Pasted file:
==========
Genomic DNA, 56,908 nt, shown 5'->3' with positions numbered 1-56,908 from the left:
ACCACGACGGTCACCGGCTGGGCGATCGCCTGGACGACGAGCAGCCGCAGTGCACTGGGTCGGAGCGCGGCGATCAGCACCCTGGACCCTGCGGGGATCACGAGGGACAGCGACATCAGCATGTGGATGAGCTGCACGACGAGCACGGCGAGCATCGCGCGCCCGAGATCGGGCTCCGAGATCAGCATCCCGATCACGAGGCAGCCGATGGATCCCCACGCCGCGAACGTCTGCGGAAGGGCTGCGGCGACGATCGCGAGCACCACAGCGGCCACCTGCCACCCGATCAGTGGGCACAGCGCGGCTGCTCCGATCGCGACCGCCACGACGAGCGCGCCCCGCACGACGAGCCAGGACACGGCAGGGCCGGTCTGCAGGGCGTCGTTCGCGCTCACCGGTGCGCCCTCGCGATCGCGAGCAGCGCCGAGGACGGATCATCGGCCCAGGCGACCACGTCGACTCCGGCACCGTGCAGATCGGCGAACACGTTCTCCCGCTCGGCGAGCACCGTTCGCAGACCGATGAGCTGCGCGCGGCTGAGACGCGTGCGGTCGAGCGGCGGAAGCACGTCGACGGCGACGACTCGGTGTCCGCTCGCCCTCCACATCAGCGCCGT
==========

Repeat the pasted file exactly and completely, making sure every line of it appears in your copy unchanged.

Genomic DNA, 56,908 nt, shown 5'->3' with positions numbered 1-56,908 from the left:
ACCACGACGGTCACCGGCTGGGCGATCGCCTGGACGACGAGCAGCCGCAGTGCACTGGGTCGGAGCGCGGCGATCAGCACCCTGGACCCTGCGGGGATCACGAGGGACAGCGACATCAGCATGTGGATGAGCTGCACGACGAGCACGGCGAGCATCGCGCGCCCGAGATCGGGCTCCGAGATCAGCATCCCGATCACGAGGCAGCCGATGGATCCCCACGCCGCGAACGTCTGCGGAAGGGCTGCGGCGACGATCGCGAGCACCACAGCGGCCACCTGCCACCCGATCAGTGGGCACAGCGCGGCTGCTCCGATCGCGACCGCCACGACGAGCGCGCCCCGCACGACGAGCCAGGACACGGCAGGGCCGGTCTGCAGGGCGTCGTTCGCGCTCACCGGTGCGCCCTCGCGATCGCGAGCAGCGCCGAGGACGGATCATCGGCCCAGGCGACCACGTCGACTCCGGCACCGTGCAGATCGGCGAACACGTTCTCCCGCTCGGCGAGCACCGTTCGCAGACCGATGAGCTGCGCGCGGCTGAGACGCGTGCGGTCGAGCGGCGGAAGCACGTCGACGGCGACGACTCGGTGTCCGCTCGCCCTCCACATCAGCGCCGT